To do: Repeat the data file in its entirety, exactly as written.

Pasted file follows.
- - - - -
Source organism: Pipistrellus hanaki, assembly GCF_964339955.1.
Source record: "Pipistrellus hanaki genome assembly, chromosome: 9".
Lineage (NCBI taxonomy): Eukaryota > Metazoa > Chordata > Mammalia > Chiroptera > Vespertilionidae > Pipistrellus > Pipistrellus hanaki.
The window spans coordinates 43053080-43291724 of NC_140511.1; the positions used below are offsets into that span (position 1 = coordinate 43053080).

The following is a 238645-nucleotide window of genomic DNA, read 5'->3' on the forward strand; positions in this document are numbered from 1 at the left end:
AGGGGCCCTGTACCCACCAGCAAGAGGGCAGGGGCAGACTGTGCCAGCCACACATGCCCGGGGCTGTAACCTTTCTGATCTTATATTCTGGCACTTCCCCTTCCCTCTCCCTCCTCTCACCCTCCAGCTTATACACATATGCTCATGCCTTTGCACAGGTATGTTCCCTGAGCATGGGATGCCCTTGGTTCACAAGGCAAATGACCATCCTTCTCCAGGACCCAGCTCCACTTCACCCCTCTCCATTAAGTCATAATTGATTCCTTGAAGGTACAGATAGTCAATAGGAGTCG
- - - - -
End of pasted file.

Source organism: Pipistrellus hanaki, assembly GCF_964339955.1.
Source record: "Pipistrellus hanaki genome assembly, chromosome: 9".
Lineage (NCBI taxonomy): Eukaryota > Metazoa > Chordata > Mammalia > Chiroptera > Vespertilionidae > Pipistrellus > Pipistrellus hanaki.
The window spans coordinates 43053080-43291724 of NC_140511.1; the positions used below are offsets into that span (position 1 = coordinate 43053080).

The following is a 238645-nucleotide window of genomic DNA, read 5'->3' on the forward strand; positions in this document are numbered from 1 at the left end:
AGGGGCCCTGTACCCACCAGCAAGAGGGCAGGGGCAGACTGTGCCAGCCACACATGCCCGGGGCTGTAACCTTTCTGATCTTATATTCTGGCACTTCCCCTTCCCTCTCCCTCCTCTCACCCTCCAGCTTATACACATATGCTCATGCCTTTGCACAGGTATGTTCCCTGAGCATGGGATGCCCTTGGTTCACAAGGCAAATGACCATCCTTCTCCAGGACCCAGCTCCACTTCACCCCTCTCCATTAAGTCATAATTGATTCCTTGAAGGTACAGATAGTCAATAGGAGTCG